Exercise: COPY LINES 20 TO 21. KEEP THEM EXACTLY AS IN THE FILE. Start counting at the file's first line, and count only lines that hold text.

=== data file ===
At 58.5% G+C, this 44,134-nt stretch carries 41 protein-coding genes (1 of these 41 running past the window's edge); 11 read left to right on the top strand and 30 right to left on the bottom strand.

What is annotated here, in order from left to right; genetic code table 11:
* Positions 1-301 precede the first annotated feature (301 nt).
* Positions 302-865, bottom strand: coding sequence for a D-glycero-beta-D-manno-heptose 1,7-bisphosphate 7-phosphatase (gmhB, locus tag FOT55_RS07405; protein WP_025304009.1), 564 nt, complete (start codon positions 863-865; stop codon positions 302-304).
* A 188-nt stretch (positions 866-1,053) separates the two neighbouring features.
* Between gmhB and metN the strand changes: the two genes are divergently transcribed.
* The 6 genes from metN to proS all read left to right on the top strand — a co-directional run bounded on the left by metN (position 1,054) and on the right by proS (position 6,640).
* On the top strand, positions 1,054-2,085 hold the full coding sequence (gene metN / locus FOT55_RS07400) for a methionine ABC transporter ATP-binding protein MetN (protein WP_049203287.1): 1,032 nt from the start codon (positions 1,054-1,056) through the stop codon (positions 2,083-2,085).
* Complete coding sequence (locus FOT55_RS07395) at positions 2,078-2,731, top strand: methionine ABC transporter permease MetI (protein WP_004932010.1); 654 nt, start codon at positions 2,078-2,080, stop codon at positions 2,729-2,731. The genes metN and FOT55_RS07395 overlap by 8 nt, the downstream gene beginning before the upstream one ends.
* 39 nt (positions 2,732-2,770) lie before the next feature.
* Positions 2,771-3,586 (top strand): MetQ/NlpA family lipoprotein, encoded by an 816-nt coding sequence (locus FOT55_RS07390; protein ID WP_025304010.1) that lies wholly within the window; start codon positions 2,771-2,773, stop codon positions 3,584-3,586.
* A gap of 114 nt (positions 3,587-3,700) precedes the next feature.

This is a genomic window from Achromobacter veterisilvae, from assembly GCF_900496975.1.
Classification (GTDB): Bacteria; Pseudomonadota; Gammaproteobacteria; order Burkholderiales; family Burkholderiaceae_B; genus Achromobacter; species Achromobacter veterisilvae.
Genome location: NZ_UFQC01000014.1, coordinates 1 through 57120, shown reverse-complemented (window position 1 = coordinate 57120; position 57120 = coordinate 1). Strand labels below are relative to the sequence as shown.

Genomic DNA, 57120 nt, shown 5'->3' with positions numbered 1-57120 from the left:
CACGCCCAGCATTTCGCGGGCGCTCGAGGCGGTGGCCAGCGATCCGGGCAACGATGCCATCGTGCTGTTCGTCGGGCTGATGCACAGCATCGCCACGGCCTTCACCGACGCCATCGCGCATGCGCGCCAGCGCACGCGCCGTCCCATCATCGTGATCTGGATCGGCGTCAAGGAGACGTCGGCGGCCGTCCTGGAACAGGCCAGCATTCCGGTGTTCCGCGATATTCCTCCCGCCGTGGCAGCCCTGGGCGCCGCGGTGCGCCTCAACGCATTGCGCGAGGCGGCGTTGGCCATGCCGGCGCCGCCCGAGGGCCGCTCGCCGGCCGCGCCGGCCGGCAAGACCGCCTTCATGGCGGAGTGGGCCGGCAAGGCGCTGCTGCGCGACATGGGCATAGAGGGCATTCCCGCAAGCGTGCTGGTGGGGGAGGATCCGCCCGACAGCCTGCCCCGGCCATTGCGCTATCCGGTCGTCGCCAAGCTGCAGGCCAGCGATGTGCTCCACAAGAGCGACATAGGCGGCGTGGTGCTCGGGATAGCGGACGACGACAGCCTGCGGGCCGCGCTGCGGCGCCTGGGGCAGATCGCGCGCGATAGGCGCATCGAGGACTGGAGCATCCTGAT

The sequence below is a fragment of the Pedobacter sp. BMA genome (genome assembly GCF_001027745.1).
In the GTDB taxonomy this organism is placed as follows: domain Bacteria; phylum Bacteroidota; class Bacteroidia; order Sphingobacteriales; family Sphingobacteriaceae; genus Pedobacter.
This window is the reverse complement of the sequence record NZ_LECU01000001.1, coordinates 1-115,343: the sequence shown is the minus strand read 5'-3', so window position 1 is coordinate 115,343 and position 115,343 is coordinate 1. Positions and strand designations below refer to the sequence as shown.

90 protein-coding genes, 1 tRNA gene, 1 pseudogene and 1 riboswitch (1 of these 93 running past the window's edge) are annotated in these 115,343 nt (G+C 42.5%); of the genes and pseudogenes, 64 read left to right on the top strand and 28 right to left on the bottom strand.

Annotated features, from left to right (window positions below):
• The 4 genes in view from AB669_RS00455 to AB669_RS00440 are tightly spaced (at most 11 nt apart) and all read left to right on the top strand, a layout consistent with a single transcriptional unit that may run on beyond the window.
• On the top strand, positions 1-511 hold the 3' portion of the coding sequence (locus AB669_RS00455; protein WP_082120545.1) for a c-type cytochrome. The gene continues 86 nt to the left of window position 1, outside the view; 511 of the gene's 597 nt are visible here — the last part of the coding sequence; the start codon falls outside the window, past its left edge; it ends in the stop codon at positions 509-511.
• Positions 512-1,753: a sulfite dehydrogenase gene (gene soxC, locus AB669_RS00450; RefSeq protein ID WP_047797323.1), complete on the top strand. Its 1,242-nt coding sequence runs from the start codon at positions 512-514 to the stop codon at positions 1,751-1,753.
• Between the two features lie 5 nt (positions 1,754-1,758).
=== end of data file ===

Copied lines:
This window is the reverse complement of the sequence record NZ_LECU01000001.1, coordinates 1-115,343: the sequence shown is the minus strand read 5'-3', so window position 1 is coordinate 115,343 and position 115,343 is coordinate 1. Positions and strand designations below refer to the sequence as shown.

90 protein-coding genes, 1 tRNA gene, 1 pseudogene and 1 riboswitch (1 of these 93 running past the window's edge) are annotated in these 115,343 nt (G+C 42.5%); of the genes and pseudogenes, 64 read left to right on the top strand and 28 right to left on the bottom strand.